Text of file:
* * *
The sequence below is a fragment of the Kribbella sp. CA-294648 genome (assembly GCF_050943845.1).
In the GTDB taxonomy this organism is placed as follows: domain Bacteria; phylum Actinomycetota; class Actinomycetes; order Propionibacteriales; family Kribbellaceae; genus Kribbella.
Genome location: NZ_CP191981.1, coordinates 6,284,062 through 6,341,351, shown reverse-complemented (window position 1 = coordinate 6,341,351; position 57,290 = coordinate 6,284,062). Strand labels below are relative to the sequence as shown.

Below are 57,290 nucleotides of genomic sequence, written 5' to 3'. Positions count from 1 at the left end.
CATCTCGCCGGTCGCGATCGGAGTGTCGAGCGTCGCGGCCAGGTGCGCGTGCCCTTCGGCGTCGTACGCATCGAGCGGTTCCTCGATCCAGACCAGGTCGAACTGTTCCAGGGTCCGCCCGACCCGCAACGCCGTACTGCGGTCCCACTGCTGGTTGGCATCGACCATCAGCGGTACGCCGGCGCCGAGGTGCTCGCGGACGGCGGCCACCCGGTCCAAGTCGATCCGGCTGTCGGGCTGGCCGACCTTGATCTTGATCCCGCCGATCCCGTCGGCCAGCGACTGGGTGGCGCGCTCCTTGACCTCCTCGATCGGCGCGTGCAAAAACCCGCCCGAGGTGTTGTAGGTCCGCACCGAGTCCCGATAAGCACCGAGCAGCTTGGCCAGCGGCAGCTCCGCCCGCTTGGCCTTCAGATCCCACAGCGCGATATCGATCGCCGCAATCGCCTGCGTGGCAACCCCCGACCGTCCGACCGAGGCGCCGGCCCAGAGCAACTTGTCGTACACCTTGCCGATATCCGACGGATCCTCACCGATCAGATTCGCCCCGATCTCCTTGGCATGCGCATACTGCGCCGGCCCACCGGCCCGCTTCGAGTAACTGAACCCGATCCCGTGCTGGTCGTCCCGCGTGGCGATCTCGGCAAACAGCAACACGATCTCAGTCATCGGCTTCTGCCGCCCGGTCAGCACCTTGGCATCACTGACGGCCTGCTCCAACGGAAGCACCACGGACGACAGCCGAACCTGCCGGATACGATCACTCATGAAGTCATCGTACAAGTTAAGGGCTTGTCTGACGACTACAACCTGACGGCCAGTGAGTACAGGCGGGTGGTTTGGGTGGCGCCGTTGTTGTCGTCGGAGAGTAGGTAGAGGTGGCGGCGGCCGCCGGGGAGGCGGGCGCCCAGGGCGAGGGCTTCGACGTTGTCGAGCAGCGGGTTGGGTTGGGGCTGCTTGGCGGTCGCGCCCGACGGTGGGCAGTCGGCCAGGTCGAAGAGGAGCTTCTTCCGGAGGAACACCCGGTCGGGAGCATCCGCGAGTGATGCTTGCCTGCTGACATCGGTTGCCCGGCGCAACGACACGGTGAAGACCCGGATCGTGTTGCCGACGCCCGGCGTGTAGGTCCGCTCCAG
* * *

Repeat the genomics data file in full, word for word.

The sequence below is a fragment of the Kribbella sp. CA-294648 genome (assembly GCF_050943845.1).
In the GTDB taxonomy this organism is placed as follows: domain Bacteria; phylum Actinomycetota; class Actinomycetes; order Propionibacteriales; family Kribbellaceae; genus Kribbella.
Genome location: NZ_CP191981.1, coordinates 6,284,062 through 6,341,351, shown reverse-complemented (window position 1 = coordinate 6,341,351; position 57,290 = coordinate 6,284,062). Strand labels below are relative to the sequence as shown.

Below are 57,290 nucleotides of genomic sequence, written 5' to 3'. Positions count from 1 at the left end.
CATCTCGCCGGTCGCGATCGGAGTGTCGAGCGTCGCGGCCAGGTGCGCGTGCCCTTCGGCGTCGTACGCATCGAGCGGTTCCTCGATCCAGACCAGGTCGAACTGTTCCAGGGTCCGCCCGACCCGCAACGCCGTACTGCGGTCCCACTGCTGGTTGGCATCGACCATCAGCGGTACGCCGGCGCCGAGGTGCTCGCGGACGGCGGCCACCCGGTCCAAGTCGATCCGGCTGTCGGGCTGGCCGACCTTGATCTTGATCCCGCCGATCCCGTCGGCCAGCGACTGGGTGGCGCGCTCCTTGACCTCCTCGATCGGCGCGTGCAAAAACCCGCCCGAGGTGTTGTAGGTCCGCACCGAGTCCCGATAAGCACCGAGCAGCTTGGCCAGCGGCAGCTCCGCCCGCTTGGCCTTCAGATCCCACAGCGCGATATCGATCGCCGCAATCGCCTGCGTGGCAACCCCCGACCGTCCGACCGAGGCGCCGGCCCAGAGCAACTTGTCGTACACCTTGCCGATATCCGACGGATCCTCACCGATCAGATTCGCCCCGATCTCCTTGGCATGCGCATACTGCGCCGGCCCACCGGCCCGCTTCGAGTAACTGAACCCGATCCCGTGCTGGTCGTCCCGCGTGGCGATCTCGGCAAACAGCAACACGATCTCAGTCATCGGCTTCTGCCGCCCGGTCAGCACCTTGGCATCACTGACGGCCTGCTCCAACGGAAGCACCACGGACGACAGCCGAACCTGCCGGATACGATCACTCATGAAGTCATCGTACAAGTTAAGGGCTTGTCTGACGACTACAACCTGACGGCCAGTGAGTACAGGCGGGTGGTTTGGGTGGCGCCGTTGTTGTCGTCGGAGAGTAGGTAGAGGTGGCGGCGGCCGCCGGGGAGGCGGGCGCCCAGGGCGAGGGCTTCGACGTTGTCGAGCAGCGGGTTGGGTTGGGGCTGCTTGGCGGTCGCGCCCGACGGTGGGCAGTCGGCCAGGTCGAAGAGGAGCTTCTTCCGGAGGAACACCCGGTCGGGAGCATCCGCGAGTGATGCTTGCCTGCTGACATCGGTTGCCCGGCGCAACGACACGGTGAAGACCCGGATCGTGTTGCCGACGCCCGGCGTGTAGGTCCGCTCCAG